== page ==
Campus Escort service turns 30, sets ride record last year

Increase in student enrollment and ridership leads to expanded services and ‘civic engagement shuttle;’ 2014 fall semester service started last week

Campus Escort offers on-demand rides from 7 p.m.-1 a.m., seven days a week from the University to destinations within three miles from the campus perimeter. The program turns 30 years old this fall.

8/26/2014 | By: Christine Seiber  |

A free service that gave more than 39,000 lifts to University of Nevada, Reno students, faculty, and staff in the past academic year turns 30 this fall. 

Beginning with students walking each other across campus in 1984, Campus Escort now touts a dozen vehicles in its fleet, nine of which are the service's signature white minivans clearly marked with decals. Funded through the Associated Students of the University of Nevada, Campus Escort offers on-demand rides from 7 p.m.-1 a.m., seven days a week from the University to destinations within three miles from the campus perimeter. 

Student volunteers typically escorted two people a night in 1984, but that number steadily increased since the 1991-1992 academic year. 

Chris Partridge, Coordinator of Student Engagement at the Center for Student Engagement, supervises Campus Escort and said the service gave 39,082 rides in the 2013-2014 academic year. He cited multiple ways of requesting service as a reason for the all-time high. 

"Even just two or three years ago, riders would have to place a call into Campus Escort," Partridge said. "If you couldn't get through, then you would have to keep calling until you got an answer on that phone. Now we have an automated answering system that can take calls without talking to a dispatcher." 

While a dispatcher can still be reached by dialing 775-742-6808 and pressing "0," riders can also schedule rides online and through the "This Is Nevada" mobile app. Once a driver has been assigned a request, riders can track their van online via GPS. A University-recognized property, such as Greek Life houses, must be at the start or end of a trip. 

The program now employs 30 student escorts, the most in its 30-year history. Justin Schneider, a senior criminal justice major, has worked for Campus Escort for two years. He experienced the service's transition from paper forms to technology upgrades streamlining the Campus Escort logging system. The fleet is outfitted with tablets to track start and end times and demographics of the students using the service. The additions also feature a way to notify riders the escort van is outside their building.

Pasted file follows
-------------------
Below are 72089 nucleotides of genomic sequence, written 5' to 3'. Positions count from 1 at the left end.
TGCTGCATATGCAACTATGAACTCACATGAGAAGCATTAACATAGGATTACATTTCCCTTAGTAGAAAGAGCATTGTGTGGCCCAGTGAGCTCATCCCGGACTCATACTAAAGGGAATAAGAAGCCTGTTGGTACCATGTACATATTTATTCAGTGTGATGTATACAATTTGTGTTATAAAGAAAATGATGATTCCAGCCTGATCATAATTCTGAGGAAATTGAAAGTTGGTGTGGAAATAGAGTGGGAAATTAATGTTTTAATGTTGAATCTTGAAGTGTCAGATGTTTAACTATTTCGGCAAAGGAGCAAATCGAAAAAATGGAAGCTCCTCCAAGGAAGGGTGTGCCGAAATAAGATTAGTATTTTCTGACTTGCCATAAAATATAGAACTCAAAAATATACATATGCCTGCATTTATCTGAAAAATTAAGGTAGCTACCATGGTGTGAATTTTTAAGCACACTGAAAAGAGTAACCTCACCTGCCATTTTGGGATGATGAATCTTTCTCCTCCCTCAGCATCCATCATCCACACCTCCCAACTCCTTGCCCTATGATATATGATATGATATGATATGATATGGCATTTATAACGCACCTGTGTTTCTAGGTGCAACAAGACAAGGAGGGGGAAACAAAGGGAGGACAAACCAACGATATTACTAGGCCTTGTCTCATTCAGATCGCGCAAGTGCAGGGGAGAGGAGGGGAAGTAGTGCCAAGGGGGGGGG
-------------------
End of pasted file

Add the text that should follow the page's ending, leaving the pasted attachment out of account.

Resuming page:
Schneider's favorite part of the job is getting to know the University's diverse student body, whether it is conversing with regular riders or first-timers. 

"I use Campus Escort to find out what's going on around campus," said Schneider, who lives off campus. 

Campus Escort continues to expand its services as enrollment and demand increases, two more contributors to its popularity. It is working with the Center for Student Engagement to start what Partridge calls a "civic engagement shuttle." Staffed by Campus Escort drivers and operated by the Center for Student Engagement, the initiative would allow University student groups to request shuttle service to a community event within a 50-mile radius of campus. 

Using its navy blue 12-passenger van with Campus Escort decals, the program also launched a Saturday service from Downunder Café to shopping centers at Mae Anne Avenue and McCarran Boulevard for students to stock up on groceries and other items. The weekend service will add rides to and from Ponderosa Village this fall. 

The program partnered with University Parking and Transportation Services in fall 2013 to provide a fixed-route shuttle service from 6-11 p.m., Monday-Thursday. Riders traveling to and from locations such as the Joe Crowley Student Union, Lombardi Recreation Center and The Highlands apartments, among others, can catch the shuttle instead of requesting a ride. This service will continue in the new academic year. 

"It runs to the most popular places throughout the night to reduce call volume and make it more convenient," Partridge said. "When you're giving 39,000 rides, you can't do all those with just minivans."


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